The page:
The Port of Miami Tunnel project is a public/private partnership project being constructed by MAT concessionaire jointly with the Florida Department of Transportation, the City of Miami, and Miami-Dade County. The project consists of the construction of a new underwater tunnel connecting Watson and Dodge Islands near downtown Miami, in conjunction with the widening of the MacArthur Causeway bridge and the reconfiguration of roadways on Dodge Island to expedite traffic moving to the cruise and shipping terminals. This project is great because its main goal is to allow traffic, including large numbers of truck traffic, to get from the interstates to the port without traveling on the surface streets of downtown Miami. This will reduce congestion in downtown Miami, as well as contribute to the development of those areas surrounding the port.
This project is significant in many ways, foremost of which is that the tunnel boring machine (TBM) being used to dig the tunnel, named Harriet, is the largest TBM in the US (at 42.3 ft in diameter). Harriet was built in Germany and reassembled in Florida. On July 31, 2012, Harriet completed the first leg of its journey beneath Biscayne Bay, breaking through the ground on Dodge Island. On May 6, 2013, Harriet finished its return trip, breaking through the ground at Watson Island. A tunnel was chosen over a bridge as it would not be possible to gain the vertical clearance required for the cruise ships to fit beneath a bridge in the short distance over Biscayne Bay between Watson and Dodge Islands.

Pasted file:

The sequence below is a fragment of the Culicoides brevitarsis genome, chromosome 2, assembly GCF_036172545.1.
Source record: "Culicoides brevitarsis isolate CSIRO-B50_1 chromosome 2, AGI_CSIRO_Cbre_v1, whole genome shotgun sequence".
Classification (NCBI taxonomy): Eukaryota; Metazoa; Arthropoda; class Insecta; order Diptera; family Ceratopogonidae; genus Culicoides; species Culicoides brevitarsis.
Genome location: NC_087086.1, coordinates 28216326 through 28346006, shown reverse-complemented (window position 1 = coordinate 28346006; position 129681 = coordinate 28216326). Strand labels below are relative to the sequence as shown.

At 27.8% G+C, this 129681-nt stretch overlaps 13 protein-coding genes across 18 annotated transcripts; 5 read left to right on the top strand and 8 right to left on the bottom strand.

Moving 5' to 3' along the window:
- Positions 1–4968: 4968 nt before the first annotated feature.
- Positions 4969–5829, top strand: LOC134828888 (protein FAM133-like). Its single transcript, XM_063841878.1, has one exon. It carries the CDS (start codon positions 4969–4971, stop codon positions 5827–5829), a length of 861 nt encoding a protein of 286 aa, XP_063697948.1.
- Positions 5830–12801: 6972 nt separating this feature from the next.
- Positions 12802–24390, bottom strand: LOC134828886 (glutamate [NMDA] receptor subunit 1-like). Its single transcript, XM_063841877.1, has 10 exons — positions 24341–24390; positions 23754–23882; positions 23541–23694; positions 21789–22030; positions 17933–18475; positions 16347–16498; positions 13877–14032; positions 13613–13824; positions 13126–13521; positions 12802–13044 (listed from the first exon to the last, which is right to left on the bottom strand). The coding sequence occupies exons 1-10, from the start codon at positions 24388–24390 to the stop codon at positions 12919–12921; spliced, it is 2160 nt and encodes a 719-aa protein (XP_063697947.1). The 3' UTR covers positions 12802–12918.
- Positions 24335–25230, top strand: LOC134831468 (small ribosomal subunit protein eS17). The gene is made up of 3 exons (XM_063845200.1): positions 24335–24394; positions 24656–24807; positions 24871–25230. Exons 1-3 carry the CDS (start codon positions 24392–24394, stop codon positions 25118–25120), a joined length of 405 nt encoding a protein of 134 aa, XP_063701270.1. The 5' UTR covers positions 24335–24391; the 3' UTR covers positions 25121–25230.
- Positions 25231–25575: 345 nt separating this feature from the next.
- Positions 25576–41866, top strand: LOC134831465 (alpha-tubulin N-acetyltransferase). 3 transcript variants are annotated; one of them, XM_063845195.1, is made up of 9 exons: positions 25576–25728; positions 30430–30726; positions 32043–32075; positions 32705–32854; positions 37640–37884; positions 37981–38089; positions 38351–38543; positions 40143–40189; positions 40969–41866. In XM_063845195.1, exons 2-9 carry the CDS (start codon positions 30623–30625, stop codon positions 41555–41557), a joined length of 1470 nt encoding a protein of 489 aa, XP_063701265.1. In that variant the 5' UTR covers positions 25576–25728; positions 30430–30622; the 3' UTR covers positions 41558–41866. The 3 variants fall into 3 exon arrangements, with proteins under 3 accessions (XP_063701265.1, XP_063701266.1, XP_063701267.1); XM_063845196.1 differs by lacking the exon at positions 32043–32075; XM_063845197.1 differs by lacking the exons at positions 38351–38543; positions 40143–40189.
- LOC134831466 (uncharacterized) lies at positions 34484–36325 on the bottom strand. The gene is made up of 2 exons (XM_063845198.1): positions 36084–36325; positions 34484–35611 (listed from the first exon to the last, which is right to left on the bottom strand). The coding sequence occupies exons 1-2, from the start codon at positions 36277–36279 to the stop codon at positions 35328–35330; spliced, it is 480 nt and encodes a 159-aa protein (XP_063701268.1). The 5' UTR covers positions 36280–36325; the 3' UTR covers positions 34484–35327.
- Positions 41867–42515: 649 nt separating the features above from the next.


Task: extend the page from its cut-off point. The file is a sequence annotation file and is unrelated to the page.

The widening of the MacArthur Causeway bridge allows for the construction of new ramps to move traffic into and out of the tunnel, as well as to add pedestrian facilities from MacArthur Causeway down to the roadway below, where people like to fish.
The majority of the roadway systems on Dodge Island were redesigned in conjunction with this project, to facilitate traffic movements created by the construction of the tunnel. The construction of the new bridge on Dodge Island is required because of these new traffic movements and will help traffic more easily access the cruise terminals.